• Discussion of scholarly texts. By NO means am I going to fill SMDS with academic book reviews. Nope. What I am going to do is keep a log of the books and articles I’m reading, and share my reactions to those works. In the event that anybody starts reading this blog, they’ll be introduced to a very specific—and, at least in my mind, fascinating—body of scholarly literature. At a more self-serving level, I’ve never trained myself to take notes while reading, and have accepted that I never will. It’s just not my style. Instead of scribbling on the pages of my books and articles, I’m going to scribble on this blog. In order to write a semi-decent post on a monograph, I’ll have to type up something, and that’s a hell of an improvement over the nothing I’ve been doing for such a long time.
  • Six Million Dollar Book Club. I need to read things that aren’t about AIDS. I need to. I listen to audiobooks when I work out, and as much as possible (which is far less often than I’d like) I try to read a few pages of something before bed. I’ll read fiction, creative non-fiction, and even—in service of the first bullet point—the occasional self-help book. If I read something I enjoy, I’m gonna tell y’all about it. If this blog gets any traction at all, I’ll post in advance of beginning a book, so that we can read together. Kind of like a book club, without the living room.
  • History and higher education rants. I occasionally have opinions, and have been known to share them liberally. I try to keep track of hot topics in both the field of history and in academia writ large, so you can expect the occasional post on those subjects.
  • FUN. I go places and do things, and some of them are fun. When I do fun things in fun places, I’ll tell you about it. I’m an historian who sucks at journaling and has an average memory, so if I’m going to devote my time to writing this blog, at least some of that time is going to be reserved for recording all the awesome things I do.

So there you have it. You know where I’ve been, and you know where I’m going. The only question left is: do you want to join me?


“The Six Million Dollar Scholar” is the personal blog of Andrea Milne, a Ph.D. candidate in modern U.S. History at the University of California, Irvine. To get the story behind the blog’s name, click here.

The Six Million Dollar Scholar

Those who know me know I’m not short on confidence, but—like so many female academics—I’ve recently been finding myself struggling with imposter syndrome for the first time in my intellectual life. Before this year, I was that rare breed of graduate student who never looked back. I knew I’d made the right decision in coming to UC Irvine. At a broader level, I knew beyond a shadow of a doubt that I belonged in academia. I felt it in my bones. It’s funny, because I didn’t feel that way at all when I applied to grad school, but the same experiences that eroded the confidence of my peers during those early years pumped me up. “Are you not entertained?” I’d shout throughout the halls of ivory tower. I was Spartacus, but with books and articles, not blood and sand.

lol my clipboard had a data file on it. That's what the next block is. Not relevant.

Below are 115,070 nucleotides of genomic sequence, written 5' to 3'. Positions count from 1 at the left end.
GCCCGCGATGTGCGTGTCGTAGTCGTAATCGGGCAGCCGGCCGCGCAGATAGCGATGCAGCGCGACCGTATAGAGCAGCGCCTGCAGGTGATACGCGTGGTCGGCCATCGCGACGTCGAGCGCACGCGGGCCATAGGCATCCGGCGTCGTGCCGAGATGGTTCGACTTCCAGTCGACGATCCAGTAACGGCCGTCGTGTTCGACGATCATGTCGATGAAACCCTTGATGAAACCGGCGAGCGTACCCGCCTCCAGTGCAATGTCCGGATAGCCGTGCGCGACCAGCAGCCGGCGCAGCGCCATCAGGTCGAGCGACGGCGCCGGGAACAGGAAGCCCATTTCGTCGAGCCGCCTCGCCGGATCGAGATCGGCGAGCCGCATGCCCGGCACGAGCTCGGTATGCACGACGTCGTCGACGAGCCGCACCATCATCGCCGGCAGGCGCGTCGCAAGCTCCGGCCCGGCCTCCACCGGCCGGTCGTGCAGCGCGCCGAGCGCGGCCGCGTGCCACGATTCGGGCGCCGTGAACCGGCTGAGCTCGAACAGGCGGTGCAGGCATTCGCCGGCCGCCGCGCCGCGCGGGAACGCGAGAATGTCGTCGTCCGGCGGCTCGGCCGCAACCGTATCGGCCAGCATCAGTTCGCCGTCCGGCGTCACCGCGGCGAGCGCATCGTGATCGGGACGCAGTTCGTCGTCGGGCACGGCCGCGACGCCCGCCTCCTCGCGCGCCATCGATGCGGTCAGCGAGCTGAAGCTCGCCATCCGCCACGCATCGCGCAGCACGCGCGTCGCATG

Then I began the dissertation stage of my career. More accurately, the dissertation stage of my career started me: started me questioning my intellect, my research, my goals… everything. (It’s worth mentioning at this point that my poor little dissertation doesn’t deserve all the blame, I was also weathering a major family tragedy that both brought on a wave of depression and at the exact same moment forced me to take stock of my life. Not a particularly unusual cocktail, but certainly not a desirable one either. In my limited experience, depressed people aren’t the best at self-evaluation). For the first time in my life, my scholarship began to suffer. The self-doubt in which I was mired was bleeding onto the pages I wrote. I have some wonderful cheerleaders in the UCI History Department faculty, and knowing that, for the first time (at least to my knowledge), I was disappointing them, helped me realize that I needed to reset. But how? How do I leave my “grad student imposter” identity behind and become the “Six Million Dollar Scholar”?

I’m not 100% sure yet, but I do know this:

I can rebuild myself. I have the technology. I can make myself better than I was. Better, stronger, faster.

I’ll add “happier” to that list. I’ve realized that the key to a productive and fulfilling scholarly life comes—at least partially—from being content with one’s life outside academia. And so, starting December 31st of 2013, I began making multiple incremental changes to my life. Those changes—which I’ll discuss in detail in future posts—are really beginning to add up. By practicing radical self-care of the Audre Lorde variety, I’m finding it much easier to live a life of the mind. I’m happier, more resilient, and more committed than ever to getting my Ph.D. and landing the job of my dreams.

This blog is one of the more drastic changes I’m making in my life this year, which explains why this first post is coming in July, not January. I really needed to psych myself up to launch this particular project. I’ve wanted to blog for the longest time, but something’s always held me back: I’m not interesting enough, I won’t have the time, I might make a huge mistake and nuke all my job prospects, I don’t know how to use a computer, etc.

I may well be boring, and yes, sometimes blogging is going to take time away from other more valuable things, but guess what? I have both good judgment AND a content management system! I’m just going to do this already. If other people read it, that’s fantastic. If they don’t, that’s cool too.

So there you have it. I’m laying the foundation and starting to rebuild. I’m well on my way to being the Six Million Dollar Scholar.